QR codes can be a quirky addition to your marketing campaign, but there are more than a few QR clangers out there too. Here's a quick top five on how to avoid the pitfalls...
If you thought QR codes were a bit old hat, think again. They're been around for a while but they're certainly not gathering dust - according to 2012 a Adobe survey, 20% of smartphone owners now use QR codes device for shopping.
So what are QR codes, and how can they fit in with your marketing campaign?
A QR code, an abbreviation of Quick Response Code, is a 2-dimensional barcode. The code can be scanned by a reader - usually a smartphone app - and links the user to a web page which delivers further information on the product or service. In theory it's an excellent tool to enrich a marketing campaign and draw new users in with the promise of an exclusive offering. But in reality, many QR codes are still falling short of expectation.
The QR code was invented in Japan by a Toyota subsidiary back in 1994. It soon broke free of the automotive industry and it's now a common sight in advertising circles. So you would think that marketers would have got it right by now.
Not quite. You would be amazed how many QR codes are placed in hard (or impossible) to reach places, are hidden behind objects, are too small to scan or - believe it or not - are placed on overhead road signs. Perhaps the most common mishap is a QR code that leads to nothing more than a website homepage, or to a webpage that has not been optimised for mobile. Most users reach for their smartphone app to scan a QR code, so it makes sense to direct them to a mobile-optimised web page.
Despite this, there are plenty of good examples of effective QR code usage. SmartBlogs.com rounded up some of the best QR code ideas, such as Macy's idea of using QR codes on clothing labels that gives customers fashion tips on how to wear the clothes. And Spotify came up with the clever idea of designing greetings cards with a code design on the front. When scanned, the user was taken to a Spotify playlist that the sender had created, which loads and plays instantly.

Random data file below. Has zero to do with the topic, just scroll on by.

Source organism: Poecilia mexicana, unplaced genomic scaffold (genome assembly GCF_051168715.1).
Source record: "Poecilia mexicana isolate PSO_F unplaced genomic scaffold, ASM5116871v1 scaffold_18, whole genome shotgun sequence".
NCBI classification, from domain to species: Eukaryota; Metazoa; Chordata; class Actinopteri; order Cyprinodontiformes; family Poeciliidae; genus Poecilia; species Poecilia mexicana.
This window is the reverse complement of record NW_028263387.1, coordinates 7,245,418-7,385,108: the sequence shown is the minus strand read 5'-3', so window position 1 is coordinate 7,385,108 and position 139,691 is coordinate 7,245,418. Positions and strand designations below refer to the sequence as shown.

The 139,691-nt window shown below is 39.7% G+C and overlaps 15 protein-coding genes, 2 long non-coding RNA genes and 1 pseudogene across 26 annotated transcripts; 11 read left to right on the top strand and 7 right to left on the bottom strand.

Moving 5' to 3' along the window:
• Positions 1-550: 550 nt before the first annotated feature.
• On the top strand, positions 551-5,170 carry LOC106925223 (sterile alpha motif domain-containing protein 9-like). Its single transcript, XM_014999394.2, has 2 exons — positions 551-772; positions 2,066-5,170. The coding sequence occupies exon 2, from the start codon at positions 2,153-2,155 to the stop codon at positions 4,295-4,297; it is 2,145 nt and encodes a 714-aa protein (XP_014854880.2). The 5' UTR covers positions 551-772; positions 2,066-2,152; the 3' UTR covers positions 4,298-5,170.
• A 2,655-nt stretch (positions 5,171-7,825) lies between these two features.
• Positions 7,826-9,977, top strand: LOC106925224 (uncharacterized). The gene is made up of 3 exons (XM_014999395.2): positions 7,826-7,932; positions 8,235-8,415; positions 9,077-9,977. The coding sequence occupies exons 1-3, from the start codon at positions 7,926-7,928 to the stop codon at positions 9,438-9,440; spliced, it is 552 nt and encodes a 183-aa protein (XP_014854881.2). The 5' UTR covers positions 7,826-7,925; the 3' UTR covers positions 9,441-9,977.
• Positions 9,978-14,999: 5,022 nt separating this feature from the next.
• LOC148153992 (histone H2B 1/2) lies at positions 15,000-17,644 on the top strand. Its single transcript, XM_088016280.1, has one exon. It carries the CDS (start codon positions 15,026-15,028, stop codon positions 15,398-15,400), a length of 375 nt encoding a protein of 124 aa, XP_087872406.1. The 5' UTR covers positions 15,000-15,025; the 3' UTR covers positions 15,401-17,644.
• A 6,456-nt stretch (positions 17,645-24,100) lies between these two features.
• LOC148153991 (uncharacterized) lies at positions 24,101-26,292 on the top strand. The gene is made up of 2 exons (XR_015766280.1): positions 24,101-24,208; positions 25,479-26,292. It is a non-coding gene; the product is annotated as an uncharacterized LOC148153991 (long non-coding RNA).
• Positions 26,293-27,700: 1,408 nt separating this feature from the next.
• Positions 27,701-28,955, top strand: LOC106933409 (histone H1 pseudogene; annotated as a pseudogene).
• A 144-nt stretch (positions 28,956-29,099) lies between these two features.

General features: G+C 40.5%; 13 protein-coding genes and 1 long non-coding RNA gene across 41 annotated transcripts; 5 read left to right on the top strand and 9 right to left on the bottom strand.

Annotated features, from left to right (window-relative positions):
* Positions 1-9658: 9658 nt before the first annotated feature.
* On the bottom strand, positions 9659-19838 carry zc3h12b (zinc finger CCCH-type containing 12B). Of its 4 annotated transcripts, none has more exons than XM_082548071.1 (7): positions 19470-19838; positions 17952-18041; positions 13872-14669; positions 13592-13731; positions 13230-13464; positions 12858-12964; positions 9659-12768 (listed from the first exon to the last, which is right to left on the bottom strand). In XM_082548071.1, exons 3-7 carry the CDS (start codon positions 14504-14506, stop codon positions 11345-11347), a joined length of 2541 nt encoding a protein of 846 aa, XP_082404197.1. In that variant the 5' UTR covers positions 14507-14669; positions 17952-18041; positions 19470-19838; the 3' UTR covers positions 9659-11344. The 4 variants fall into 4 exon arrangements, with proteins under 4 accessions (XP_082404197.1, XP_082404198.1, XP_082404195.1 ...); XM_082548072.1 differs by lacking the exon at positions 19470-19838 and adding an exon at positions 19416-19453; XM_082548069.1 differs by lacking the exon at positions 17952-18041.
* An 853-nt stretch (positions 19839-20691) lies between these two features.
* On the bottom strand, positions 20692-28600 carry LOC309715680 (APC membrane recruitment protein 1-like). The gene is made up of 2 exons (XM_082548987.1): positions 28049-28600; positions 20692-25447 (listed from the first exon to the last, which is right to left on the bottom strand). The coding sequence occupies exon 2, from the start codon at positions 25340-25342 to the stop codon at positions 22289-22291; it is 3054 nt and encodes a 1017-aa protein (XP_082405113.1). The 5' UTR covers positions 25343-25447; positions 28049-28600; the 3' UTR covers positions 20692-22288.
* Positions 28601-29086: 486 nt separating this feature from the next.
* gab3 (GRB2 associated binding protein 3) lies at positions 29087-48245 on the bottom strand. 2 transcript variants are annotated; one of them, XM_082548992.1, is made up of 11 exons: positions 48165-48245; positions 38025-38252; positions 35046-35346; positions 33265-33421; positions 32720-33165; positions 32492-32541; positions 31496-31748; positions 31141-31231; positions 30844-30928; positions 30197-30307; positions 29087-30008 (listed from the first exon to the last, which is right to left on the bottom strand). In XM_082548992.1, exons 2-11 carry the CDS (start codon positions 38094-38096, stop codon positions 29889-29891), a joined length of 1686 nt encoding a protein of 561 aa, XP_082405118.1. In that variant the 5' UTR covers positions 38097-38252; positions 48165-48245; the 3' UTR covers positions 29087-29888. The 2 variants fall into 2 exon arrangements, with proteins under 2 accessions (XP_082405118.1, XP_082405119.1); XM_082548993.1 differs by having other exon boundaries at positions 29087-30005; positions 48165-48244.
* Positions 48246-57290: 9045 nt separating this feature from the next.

Five tips on QR code best practice
David Moth from eConsultancy recommends a number of straightforward tips on how to create effective QR codes:
1. Serve a Purpose: The code should add to the user experience. Rather than just directing users to a standard page, why not create an exclusive user experience, or offer a special discount?
2. Keep it Mobile: Don't link to a desktop website. QR codes are designed as a mobile experience, so make sure your landing page is mobile-optimised.
3. Make it Noticeable: Put the code where users will see it, and make sure they can actually scan it too. There's no point placing a code too high or at an angle if it means the reader can't access it.
4. Keep the URL Short: The longer the web URL that the code links to, the more characters are required in the code, which can make it more difficult for the scanner to read. Keep it short, or use a URL shortener like bitly.com or goo.gl.
5. Call to Action: Encourage users to scan the code by telling them what they will gain from it. Tempt them in with the lure of discounts, a competition, product reviews and so on. Otherwise they may simply not bother.
Once your QR code is ready, remember to test it and test it again. It's also worth tracking your results to see how many users are clicking on the code. You can use the tracking on your URL shortening service (bitly.com provides clear analytics) or add your URL to your website analytics report.
Does your business use QR codes? What QR code clangers have you experienced?